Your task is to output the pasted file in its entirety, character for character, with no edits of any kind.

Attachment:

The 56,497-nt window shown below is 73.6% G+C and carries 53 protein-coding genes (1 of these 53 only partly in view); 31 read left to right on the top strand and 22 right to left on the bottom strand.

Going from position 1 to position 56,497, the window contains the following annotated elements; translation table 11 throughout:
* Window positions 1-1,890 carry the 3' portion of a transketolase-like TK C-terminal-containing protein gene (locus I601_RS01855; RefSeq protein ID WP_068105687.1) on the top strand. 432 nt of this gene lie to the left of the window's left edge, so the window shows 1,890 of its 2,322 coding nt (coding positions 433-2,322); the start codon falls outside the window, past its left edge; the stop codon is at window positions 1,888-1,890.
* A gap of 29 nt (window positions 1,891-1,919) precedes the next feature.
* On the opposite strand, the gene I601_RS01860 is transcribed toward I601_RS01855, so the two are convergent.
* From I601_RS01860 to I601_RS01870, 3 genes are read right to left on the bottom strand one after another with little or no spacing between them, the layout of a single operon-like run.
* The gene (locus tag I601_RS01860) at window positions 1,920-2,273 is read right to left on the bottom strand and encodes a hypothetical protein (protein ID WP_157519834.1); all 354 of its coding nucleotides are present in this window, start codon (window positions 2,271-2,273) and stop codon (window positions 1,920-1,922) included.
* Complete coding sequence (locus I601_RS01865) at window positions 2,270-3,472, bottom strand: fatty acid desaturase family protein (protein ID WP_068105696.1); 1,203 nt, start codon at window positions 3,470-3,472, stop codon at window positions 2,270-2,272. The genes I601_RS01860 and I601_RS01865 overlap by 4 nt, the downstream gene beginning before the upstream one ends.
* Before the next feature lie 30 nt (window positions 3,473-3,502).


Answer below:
The 56,497-nt window shown below is 73.6% G+C and carries 53 protein-coding genes (1 of these 53 only partly in view); 31 read left to right on the top strand and 22 right to left on the bottom strand.

Going from position 1 to position 56,497, the window contains the following annotated elements; translation table 11 throughout:
* Window positions 1-1,890 carry the 3' portion of a transketolase-like TK C-terminal-containing protein gene (locus I601_RS01855; RefSeq protein ID WP_068105687.1) on the top strand. 432 nt of this gene lie to the left of the window's left edge, so the window shows 1,890 of its 2,322 coding nt (coding positions 433-2,322); the start codon falls outside the window, past its left edge; the stop codon is at window positions 1,888-1,890.
* A gap of 29 nt (window positions 1,891-1,919) precedes the next feature.
* On the opposite strand, the gene I601_RS01860 is transcribed toward I601_RS01855, so the two are convergent.
* From I601_RS01860 to I601_RS01870, 3 genes are read right to left on the bottom strand one after another with little or no spacing between them, the layout of a single operon-like run.
* The gene (locus tag I601_RS01860) at window positions 1,920-2,273 is read right to left on the bottom strand and encodes a hypothetical protein (protein ID WP_157519834.1); all 354 of its coding nucleotides are present in this window, start codon (window positions 2,271-2,273) and stop codon (window positions 1,920-1,922) included.
* Complete coding sequence (locus I601_RS01865) at window positions 2,270-3,472, bottom strand: fatty acid desaturase family protein (protein ID WP_068105696.1); 1,203 nt, start codon at window positions 3,470-3,472, stop codon at window positions 2,270-2,272. The genes I601_RS01860 and I601_RS01865 overlap by 4 nt, the downstream gene beginning before the upstream one ends.
* Before the next feature lie 30 nt (window positions 3,473-3,502).